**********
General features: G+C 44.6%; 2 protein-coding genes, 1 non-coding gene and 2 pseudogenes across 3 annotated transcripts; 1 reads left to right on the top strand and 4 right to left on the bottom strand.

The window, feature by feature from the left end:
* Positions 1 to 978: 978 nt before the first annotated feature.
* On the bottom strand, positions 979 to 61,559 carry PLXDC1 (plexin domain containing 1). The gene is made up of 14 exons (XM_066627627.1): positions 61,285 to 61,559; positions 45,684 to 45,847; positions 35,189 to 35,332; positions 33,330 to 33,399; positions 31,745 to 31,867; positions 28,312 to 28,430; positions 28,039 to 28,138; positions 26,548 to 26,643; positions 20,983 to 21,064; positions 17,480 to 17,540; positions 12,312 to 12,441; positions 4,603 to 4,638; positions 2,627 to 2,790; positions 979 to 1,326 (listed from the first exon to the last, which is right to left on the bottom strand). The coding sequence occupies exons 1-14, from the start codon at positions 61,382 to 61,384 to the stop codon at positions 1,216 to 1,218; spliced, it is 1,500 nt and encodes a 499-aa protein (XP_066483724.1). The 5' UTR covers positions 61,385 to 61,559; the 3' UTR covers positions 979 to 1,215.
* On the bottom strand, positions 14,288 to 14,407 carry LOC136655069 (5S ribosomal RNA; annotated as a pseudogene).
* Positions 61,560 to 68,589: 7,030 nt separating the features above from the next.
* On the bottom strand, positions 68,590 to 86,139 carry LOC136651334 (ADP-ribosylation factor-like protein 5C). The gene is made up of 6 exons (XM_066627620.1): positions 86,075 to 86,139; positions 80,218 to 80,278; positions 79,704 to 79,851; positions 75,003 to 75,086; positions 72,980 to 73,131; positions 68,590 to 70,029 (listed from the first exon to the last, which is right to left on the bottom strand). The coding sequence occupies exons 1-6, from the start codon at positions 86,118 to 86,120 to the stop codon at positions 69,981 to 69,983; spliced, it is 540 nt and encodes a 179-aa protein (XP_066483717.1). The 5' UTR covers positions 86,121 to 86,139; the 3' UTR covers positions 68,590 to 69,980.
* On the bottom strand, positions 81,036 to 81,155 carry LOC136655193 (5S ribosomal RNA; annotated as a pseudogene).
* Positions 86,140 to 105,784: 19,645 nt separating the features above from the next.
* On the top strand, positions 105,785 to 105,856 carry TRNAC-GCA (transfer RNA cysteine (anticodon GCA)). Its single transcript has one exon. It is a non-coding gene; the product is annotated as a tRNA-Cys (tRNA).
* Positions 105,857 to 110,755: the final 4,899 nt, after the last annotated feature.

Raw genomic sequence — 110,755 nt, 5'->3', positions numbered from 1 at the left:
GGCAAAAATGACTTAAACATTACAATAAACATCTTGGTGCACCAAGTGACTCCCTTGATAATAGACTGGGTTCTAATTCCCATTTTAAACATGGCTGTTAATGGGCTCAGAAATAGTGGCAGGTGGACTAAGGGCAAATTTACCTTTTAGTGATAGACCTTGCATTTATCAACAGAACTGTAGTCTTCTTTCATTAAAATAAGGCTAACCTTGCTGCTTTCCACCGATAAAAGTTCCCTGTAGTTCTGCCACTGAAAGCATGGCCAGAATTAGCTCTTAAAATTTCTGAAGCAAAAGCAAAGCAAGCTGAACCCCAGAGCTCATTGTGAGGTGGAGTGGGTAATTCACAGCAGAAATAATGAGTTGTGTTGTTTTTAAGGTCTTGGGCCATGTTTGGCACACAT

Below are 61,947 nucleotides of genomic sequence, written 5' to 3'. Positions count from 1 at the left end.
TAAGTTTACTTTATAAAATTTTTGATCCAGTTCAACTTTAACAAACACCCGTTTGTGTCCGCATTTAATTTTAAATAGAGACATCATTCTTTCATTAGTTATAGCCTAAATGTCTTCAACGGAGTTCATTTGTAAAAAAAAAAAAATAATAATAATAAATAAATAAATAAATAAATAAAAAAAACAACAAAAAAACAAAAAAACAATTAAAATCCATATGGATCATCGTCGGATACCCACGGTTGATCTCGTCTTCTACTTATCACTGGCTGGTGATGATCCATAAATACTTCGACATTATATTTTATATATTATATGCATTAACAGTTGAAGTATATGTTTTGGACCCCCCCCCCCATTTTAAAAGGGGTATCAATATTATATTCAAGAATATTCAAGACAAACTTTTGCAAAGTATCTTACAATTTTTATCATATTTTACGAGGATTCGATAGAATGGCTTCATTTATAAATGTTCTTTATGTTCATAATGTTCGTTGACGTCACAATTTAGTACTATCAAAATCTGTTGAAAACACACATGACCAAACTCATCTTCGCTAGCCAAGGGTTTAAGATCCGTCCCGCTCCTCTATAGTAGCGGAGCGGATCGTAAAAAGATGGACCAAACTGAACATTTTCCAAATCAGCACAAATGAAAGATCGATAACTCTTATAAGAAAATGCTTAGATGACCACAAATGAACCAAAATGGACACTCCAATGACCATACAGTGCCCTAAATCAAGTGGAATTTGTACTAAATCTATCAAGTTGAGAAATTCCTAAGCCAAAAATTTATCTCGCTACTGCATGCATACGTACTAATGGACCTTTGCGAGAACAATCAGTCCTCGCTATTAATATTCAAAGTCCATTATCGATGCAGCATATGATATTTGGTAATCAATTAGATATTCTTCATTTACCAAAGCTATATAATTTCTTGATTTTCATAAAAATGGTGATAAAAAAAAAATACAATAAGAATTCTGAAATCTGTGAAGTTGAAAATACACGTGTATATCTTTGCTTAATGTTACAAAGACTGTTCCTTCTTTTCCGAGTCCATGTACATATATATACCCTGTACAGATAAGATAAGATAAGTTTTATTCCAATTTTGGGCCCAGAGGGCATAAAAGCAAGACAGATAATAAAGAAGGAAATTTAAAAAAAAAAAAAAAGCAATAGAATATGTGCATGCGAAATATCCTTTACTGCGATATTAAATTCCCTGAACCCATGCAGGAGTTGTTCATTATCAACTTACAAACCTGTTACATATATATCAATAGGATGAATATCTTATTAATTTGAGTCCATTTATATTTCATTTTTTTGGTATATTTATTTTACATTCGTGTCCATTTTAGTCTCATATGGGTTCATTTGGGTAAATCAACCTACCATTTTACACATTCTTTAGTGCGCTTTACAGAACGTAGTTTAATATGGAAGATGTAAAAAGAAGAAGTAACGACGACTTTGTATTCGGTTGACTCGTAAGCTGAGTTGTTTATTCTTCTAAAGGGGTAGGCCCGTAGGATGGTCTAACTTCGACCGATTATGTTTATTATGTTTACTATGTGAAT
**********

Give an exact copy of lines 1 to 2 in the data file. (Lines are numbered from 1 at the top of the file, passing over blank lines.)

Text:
General features: G+C 44.6%; 2 protein-coding genes, 1 non-coding gene and 2 pseudogenes across 3 annotated transcripts; 1 reads left to right on the top strand and 4 right to left on the bottom strand.

The window, feature by feature from the left end: